Tim Pruitt enjoys fishing and lifting weights. On May 21, 2005 Pruitt combined both hobbies in what was then record-setting fashion.
Fishing on the Mississippi River near Alton, Pruitt landed a massive 124-pound blue catfish that was the International Game Fish Association’s reigning world record until the summer of 2010. That’s when Greg Bernal of Missouri caught a 130-pounder on the Missouri River.
Pruitt’s fish was still a monster, though. After nearly 40 minutes of battling the 58-inch behemoth—which measured 44 inches around—Pruitt said he grabbed its lower jaw and wrestled the catfish into his boat.
“My adrenaline was really pumping, so it wasn’t that bad,” said Pruitt, who lives in the small southwestern Illinois town of Fosterburg. “Later on, when I was lifting him out of the livewell and into another tank I really felt the weight.”
No doubt. At 124 pounds Pruitt’s fish surpassed the previous 121-pound, 8-ounce world record blue cat caught in 2004 from Lake Texoma on the Texas-Oklahoma border.
“I told my secretary, ‘These guys caught a fish bigger than you,’ ” said biologist Rob Maher, one of several Illinois Department of Natural Resources employees who identified Pruitt’s fish. “It’s an absolutely unbelievable fish. I’ve seen a lot of big catfish before and this made all of them seem small.”
That includes the former Illinois record blue catfish of 85 pounds. Like that big blue—caught by catfishing diehard Lindsay Sample Jr. in 2000 on the Mississippi River—Pruitt’s catch was no accident.
When he caught his record, Pruitt was 33 and said he had targeted blue cats for the past 14 years. At the time he fished one or two evenings each week, using 40-pound test line, heavy-duty Penn reels and stout 8-foot rods. He prefers herring heads for bait.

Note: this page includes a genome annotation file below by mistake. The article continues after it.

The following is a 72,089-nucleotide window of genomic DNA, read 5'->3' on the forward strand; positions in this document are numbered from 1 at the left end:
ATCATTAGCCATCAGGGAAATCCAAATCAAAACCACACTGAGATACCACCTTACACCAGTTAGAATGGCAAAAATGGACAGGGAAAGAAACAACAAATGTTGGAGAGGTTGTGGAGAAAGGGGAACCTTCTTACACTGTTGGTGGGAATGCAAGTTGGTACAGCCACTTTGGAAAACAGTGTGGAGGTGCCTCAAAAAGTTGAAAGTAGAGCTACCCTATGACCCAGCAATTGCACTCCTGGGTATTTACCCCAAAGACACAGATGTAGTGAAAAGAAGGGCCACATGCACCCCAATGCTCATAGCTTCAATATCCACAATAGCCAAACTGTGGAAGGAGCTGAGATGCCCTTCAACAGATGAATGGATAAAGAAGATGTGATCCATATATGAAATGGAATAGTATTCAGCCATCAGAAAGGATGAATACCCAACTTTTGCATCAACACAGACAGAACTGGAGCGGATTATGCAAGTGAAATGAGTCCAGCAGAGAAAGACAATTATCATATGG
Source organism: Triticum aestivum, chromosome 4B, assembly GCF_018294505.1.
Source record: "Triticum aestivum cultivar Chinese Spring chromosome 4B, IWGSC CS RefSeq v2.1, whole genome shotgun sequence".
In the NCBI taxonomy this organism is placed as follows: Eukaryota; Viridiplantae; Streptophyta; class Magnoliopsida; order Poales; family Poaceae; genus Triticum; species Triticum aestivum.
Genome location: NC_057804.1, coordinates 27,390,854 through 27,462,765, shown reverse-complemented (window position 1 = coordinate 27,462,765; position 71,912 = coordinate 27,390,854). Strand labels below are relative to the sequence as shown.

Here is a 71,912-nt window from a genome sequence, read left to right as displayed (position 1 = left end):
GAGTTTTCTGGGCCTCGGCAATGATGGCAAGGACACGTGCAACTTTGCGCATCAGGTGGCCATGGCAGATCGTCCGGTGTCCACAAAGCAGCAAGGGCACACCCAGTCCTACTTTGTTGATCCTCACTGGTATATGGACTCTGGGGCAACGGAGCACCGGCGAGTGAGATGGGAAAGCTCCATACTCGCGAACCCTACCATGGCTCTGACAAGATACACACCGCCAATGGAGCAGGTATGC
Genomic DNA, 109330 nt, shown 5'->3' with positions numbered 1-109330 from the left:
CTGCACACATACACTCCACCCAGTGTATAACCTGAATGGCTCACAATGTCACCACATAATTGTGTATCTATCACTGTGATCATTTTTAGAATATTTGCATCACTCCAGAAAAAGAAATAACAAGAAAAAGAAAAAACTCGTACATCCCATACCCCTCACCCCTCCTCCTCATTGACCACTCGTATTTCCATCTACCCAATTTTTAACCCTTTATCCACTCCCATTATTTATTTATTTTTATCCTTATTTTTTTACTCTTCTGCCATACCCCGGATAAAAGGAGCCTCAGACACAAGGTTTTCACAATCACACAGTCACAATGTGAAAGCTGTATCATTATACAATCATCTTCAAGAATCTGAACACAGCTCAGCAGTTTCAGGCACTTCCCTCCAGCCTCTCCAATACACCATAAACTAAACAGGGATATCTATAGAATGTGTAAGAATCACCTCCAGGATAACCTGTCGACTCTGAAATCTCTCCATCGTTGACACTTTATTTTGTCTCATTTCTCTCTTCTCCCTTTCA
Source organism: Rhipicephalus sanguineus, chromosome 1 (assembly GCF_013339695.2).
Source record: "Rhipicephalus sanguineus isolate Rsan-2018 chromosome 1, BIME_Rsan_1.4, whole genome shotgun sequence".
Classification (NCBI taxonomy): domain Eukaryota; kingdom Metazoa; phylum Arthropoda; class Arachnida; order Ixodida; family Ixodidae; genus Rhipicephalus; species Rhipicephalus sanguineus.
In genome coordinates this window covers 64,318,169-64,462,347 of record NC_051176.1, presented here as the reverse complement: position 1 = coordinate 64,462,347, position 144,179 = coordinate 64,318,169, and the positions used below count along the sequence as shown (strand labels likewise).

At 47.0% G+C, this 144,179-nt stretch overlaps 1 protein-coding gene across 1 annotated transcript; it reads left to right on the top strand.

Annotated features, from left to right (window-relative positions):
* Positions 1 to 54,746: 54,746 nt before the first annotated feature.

Painful past experiences have taught him the importance of tiring big catfish before bringing them up to the boat.
“I don’t know how many 80-pound fish I’ve lost right beside the boat,” Pruitt said. “If you don’t quite play them enough or they come in on you too soon, as soon as you put the glove on their lower lip they go crazy. They start doing death rolls and snapping line.”
So May 21 was nothing new for Pruitt, who was accompanied by his wife, Carla, and Tony Phiffer of Godfrey. They anchored near the confluence of the Mississippi and Missouri rivers because Pruitt often finds blue catfish there.
Many of those fish are big. Two years ago Pruitt caught a 95-pounder that he released without obtaining a certified weight.
“I didn’t keep (the 95-pounder) because I didn’t have a boat equipped to keep it alive,” Pruitt said. “I got rid of that boat and I’ve got one with a big (80-gallon) livewell now. So I was able to hold this fish and to transport it safely.”
Catch-and-release is that important to Pruitt, who seriously considered letting his world record swim free after weighing the fish on a certified scale. Instead, he agreed to let Cabela’s display the fish at a new Kansas City store in a 55,000-gallon tank.
Unfortunately, the fish never made it the Cabela’s tanks. It died in transit.